The suspension changes made to the seventh generation "EM" Civic have rubbed a lot of people in the aftermarket the wrong way. It has little to do with technical snobbery. Sure, it'd be nice to have double wishbones on all four corners, but the new MacPherson strut front suspension works fine in day-in, day-out driving. And struts themselves have been used in many performance suspensions.
It has to do with the particular way that Honda chose to implement its struts. Normally, the steering box on a car is mounted low in the vehicle's engine bay. The steering rods are relatively short, and they attach to the wheel spindle. In the Civic's case (and the RSX, too), the steering rack is mounted high in the engine compartment. The steering rods are extremely long (to help combat bump steer, Honda says), and they attach to a beefy arm that's part of the body of the strut itself. This means the normally easy to upgrade MacPherson struts have a huge built-in roadblock to improvement in the Civic.
Strut makers have two choices, and neither one is ideal. First, they can make struts which include the steering hardware. This would mean a lot of money in tooling, higher manufacturing costs, and subsequently a price that would be out of reach of the average enthusiast.
On the other hand, they can make a strut insert that would fit into the stock housing. This is less expensive, but it means cutting up the stock strut. Not only is this method a pain in the neck, it eliminates the chance of quickly returning the car to stock, and it also puts it out of reach of the do-it-yourselfer.
The latter option does have one big advantage, however. It can be done now. Koni has chosen this route, and is the first to have a replacement strut for the Civic on the market. The strut itself is Koni's familiar adjustable strut. Rebound is adjusted by using the included handle to turn a screw on the top of the strut. This allows the driver to adjust ride quality and handling easily and quickly. It's the method of installation that's different.
This one is best left to a professional Koni installer, in our opinion. The precise measurements and heavy-duty tools needed will frustrate the backyard mechanic. And when you take your car to the shop, be prepared to spend some extra dough. Cutting the struts and installing the inserts adds at least a couple of hours to the procedure. It should be pointed out that with a pro doing the work, the installation procedure was virtually snag-free.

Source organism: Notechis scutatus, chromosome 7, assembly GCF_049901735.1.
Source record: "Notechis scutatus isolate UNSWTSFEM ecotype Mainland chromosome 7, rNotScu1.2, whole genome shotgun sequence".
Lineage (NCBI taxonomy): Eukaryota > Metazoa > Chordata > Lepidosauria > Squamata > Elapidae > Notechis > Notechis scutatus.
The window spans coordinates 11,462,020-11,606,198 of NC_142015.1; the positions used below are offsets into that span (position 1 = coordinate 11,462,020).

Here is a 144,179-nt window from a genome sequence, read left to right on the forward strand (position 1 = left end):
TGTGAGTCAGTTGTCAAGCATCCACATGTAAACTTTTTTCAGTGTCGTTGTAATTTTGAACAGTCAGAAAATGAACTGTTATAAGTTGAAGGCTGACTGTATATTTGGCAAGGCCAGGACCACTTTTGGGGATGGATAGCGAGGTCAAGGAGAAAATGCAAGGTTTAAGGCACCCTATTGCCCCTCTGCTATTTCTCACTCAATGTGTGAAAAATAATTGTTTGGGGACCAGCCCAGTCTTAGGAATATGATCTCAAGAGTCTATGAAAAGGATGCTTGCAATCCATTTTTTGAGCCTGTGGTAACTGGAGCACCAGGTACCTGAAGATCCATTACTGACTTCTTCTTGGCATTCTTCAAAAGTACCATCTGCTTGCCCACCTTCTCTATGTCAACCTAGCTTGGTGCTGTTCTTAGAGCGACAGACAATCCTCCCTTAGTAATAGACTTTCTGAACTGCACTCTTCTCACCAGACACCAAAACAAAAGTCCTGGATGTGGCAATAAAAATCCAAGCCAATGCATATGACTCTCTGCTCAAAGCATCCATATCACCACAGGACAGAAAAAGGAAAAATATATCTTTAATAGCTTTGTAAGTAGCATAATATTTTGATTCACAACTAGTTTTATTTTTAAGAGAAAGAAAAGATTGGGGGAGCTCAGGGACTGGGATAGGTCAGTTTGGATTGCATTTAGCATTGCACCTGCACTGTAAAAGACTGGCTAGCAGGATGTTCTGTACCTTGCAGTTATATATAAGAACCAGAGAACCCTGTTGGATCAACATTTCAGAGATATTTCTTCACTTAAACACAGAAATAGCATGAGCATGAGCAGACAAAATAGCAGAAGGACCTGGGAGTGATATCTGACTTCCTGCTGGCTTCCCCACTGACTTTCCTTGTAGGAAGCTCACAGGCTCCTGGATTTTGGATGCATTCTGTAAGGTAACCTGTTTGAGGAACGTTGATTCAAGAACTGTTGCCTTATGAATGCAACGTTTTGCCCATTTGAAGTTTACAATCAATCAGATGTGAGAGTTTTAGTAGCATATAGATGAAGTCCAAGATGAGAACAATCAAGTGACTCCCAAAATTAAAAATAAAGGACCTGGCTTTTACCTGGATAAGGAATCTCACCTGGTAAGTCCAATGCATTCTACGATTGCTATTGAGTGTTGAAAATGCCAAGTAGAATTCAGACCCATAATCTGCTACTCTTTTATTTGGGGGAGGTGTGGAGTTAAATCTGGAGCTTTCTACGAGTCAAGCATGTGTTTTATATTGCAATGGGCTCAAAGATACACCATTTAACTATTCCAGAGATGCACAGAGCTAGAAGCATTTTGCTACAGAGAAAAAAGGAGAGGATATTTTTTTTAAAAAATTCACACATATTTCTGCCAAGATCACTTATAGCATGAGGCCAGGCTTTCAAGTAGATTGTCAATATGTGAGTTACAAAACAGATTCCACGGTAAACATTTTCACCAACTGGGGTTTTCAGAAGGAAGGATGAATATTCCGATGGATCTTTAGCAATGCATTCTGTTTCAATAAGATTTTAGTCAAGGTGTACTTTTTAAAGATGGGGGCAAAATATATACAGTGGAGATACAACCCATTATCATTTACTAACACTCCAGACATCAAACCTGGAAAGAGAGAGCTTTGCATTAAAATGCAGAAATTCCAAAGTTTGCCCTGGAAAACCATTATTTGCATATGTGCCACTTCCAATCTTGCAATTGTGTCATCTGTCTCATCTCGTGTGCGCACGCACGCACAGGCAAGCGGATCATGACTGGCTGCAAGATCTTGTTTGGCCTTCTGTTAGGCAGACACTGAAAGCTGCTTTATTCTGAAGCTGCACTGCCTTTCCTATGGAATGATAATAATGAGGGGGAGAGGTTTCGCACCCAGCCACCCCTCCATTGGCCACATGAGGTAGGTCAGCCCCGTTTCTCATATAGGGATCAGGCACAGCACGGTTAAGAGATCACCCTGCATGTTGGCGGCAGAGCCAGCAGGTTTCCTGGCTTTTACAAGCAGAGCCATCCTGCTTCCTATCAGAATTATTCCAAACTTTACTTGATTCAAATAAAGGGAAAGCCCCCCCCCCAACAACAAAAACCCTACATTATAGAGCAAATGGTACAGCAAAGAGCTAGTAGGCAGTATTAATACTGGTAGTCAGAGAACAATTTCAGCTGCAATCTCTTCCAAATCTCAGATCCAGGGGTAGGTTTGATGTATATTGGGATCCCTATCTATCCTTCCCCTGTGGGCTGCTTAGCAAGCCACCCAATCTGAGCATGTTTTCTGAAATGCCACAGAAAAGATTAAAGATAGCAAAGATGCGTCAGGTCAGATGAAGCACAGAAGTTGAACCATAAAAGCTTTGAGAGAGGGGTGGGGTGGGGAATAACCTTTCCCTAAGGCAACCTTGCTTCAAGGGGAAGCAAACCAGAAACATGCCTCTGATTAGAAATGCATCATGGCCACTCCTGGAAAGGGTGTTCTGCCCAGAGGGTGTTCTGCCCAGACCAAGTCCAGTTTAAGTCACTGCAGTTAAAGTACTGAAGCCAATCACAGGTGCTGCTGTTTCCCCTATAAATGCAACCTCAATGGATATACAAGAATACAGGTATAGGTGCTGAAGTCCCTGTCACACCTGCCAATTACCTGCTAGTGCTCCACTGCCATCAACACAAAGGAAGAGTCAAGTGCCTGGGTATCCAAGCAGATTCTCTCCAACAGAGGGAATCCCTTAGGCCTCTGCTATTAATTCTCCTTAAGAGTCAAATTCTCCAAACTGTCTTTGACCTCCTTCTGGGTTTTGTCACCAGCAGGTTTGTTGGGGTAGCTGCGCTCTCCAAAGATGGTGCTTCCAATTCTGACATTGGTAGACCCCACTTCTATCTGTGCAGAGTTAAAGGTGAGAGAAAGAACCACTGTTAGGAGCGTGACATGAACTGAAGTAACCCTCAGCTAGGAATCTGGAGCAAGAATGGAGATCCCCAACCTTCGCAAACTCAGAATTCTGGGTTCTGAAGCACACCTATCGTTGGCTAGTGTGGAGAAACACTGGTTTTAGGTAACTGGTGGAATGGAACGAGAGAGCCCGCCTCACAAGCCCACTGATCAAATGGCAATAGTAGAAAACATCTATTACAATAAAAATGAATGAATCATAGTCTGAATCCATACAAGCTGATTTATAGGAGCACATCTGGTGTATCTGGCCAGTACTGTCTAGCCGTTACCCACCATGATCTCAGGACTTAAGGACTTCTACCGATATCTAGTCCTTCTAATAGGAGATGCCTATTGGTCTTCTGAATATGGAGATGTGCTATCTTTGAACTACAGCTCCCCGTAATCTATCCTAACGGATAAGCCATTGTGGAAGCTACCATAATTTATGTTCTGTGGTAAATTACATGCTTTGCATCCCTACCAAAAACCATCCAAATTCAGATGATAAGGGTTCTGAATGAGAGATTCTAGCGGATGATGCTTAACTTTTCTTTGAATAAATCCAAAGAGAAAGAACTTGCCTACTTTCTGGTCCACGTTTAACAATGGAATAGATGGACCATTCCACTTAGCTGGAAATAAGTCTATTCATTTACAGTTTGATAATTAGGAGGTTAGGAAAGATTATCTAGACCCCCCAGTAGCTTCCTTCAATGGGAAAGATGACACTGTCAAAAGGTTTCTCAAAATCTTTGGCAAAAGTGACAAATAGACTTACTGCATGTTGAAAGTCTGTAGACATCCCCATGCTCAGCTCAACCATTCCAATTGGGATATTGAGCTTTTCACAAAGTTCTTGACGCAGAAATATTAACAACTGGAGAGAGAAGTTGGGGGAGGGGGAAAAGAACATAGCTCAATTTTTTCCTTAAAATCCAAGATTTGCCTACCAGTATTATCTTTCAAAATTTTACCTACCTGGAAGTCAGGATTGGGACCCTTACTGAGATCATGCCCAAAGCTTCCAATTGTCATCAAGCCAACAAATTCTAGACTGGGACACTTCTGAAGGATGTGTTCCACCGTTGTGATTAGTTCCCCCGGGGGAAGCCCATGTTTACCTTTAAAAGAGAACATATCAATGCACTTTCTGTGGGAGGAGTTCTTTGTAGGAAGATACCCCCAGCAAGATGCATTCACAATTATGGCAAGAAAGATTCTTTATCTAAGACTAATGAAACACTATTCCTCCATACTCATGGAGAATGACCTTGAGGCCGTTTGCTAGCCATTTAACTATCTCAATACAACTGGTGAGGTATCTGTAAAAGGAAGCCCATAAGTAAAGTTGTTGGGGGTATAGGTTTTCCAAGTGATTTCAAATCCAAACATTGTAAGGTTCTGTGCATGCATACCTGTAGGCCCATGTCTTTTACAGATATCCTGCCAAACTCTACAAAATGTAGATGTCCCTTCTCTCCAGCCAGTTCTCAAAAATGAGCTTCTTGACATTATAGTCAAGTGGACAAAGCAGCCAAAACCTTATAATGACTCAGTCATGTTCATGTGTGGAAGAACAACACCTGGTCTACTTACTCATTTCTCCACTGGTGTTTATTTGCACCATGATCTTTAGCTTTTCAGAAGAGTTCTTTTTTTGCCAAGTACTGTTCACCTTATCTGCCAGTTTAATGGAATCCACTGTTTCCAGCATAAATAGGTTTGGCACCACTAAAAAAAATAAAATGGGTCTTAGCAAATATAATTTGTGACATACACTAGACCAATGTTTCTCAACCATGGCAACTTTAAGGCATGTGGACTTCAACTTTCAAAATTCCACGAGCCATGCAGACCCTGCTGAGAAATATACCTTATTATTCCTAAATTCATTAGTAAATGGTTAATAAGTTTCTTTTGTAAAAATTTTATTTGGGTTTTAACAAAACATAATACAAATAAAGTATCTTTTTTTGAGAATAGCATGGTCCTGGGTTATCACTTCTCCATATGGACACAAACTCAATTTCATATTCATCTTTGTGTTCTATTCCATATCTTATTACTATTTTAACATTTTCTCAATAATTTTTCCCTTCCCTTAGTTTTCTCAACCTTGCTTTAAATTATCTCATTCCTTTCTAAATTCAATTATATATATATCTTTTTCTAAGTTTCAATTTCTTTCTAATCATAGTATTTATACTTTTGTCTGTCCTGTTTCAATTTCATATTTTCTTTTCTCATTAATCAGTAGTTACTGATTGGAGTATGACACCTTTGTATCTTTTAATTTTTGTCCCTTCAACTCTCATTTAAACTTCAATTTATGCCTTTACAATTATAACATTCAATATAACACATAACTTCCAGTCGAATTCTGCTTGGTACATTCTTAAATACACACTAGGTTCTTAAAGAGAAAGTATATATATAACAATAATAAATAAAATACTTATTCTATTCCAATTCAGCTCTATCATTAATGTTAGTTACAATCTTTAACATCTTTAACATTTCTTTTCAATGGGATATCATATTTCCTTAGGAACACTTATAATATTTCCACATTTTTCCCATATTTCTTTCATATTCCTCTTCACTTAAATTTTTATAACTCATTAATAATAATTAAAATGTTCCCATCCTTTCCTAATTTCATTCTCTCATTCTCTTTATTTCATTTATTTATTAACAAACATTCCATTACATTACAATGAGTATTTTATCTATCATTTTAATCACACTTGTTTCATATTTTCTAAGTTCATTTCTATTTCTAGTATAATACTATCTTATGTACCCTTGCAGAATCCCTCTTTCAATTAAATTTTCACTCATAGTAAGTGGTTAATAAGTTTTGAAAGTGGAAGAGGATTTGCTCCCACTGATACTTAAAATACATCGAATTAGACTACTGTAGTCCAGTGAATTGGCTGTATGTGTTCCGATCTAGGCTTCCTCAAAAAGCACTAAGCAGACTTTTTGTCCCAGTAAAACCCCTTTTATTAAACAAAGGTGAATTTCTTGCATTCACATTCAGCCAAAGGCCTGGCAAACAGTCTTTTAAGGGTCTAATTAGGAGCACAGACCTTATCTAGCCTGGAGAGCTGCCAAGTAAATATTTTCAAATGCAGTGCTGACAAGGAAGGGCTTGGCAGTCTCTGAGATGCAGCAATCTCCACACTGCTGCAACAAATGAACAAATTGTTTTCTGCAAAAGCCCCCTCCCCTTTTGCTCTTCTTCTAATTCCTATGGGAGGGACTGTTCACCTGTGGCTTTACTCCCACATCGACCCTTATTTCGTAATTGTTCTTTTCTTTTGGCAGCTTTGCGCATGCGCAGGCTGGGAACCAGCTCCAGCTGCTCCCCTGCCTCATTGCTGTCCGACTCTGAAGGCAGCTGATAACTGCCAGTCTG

Our suspension upgrade included more than just Koni's struts, however. We combined them with Eibach's Pro-Kit springs and camber adjustment kit. The Pro-Kit is Eibach's street spring, designed to offer firmer handling and a lower stance, but without compromising the ride quality or safety of the vehicle. Eibach is quick to point out that the Pro-Kit springs are exhaustively engineered for each application, and are not just shorter, firmer versions of the factory spring. In addition, Eibach's North American spring kits are designed for North American versions of import vehicles to ensure a proper fit.
The camber kit provided for the Civic is elegantly simple and very effective. The kit consists of a smaller top bolt for the lower front strut mount. This smaller bolt has a small cam on one side of it. By orienting the bolt in the hole, it pushes out or pulls in the spindle, quickly adjusting the camber. It's always important to have your suspension professionally aligned after an upgrade, doubly so with a camber adjustment kit installed. If you take the car to a different facility for alignment, make sure you tell the shop that your suspension already has a camber adjustment kit.
Our test Civic was a great candidate for the Eibach/Koni upgrade. Having been the test bed for several suspension alternatives, the stock struts were basically destroyed. One was leaking terribly, and the others were simply worn out at only 22,000 miles, another reason to think hard about what springs you're going to put on your car. The owner had decided it was time to quit the guinea pig game and go with a combination that was sure to offer the ride and handling he wanted. The differences were immediately noticable. The ride was smooth, but still firm. The car's stance was improved significantly (it had a severe case of droopy butt before the install), and although it was no longer in the weeds, its stance looks better to our eyes.
Sure, you say, it works great on a car with a screwed-up suspension. How does it compare with the stock car? With extensive experience behind the wheel of all forms of EM Civics, we can tell you that the car's ride is much better controlled. Additionally, the car's cornering capabilities are also improved, allowing the car to take better advantage of its sharp steering. Note that you aren't going to be pulling massive g numbers with this combination, but that's not the point. You will notice a more finely honed feel on the road, with a slightly stiffer ride, but one that is still plenty comfortable. Definitely worth the effort.
Koni North America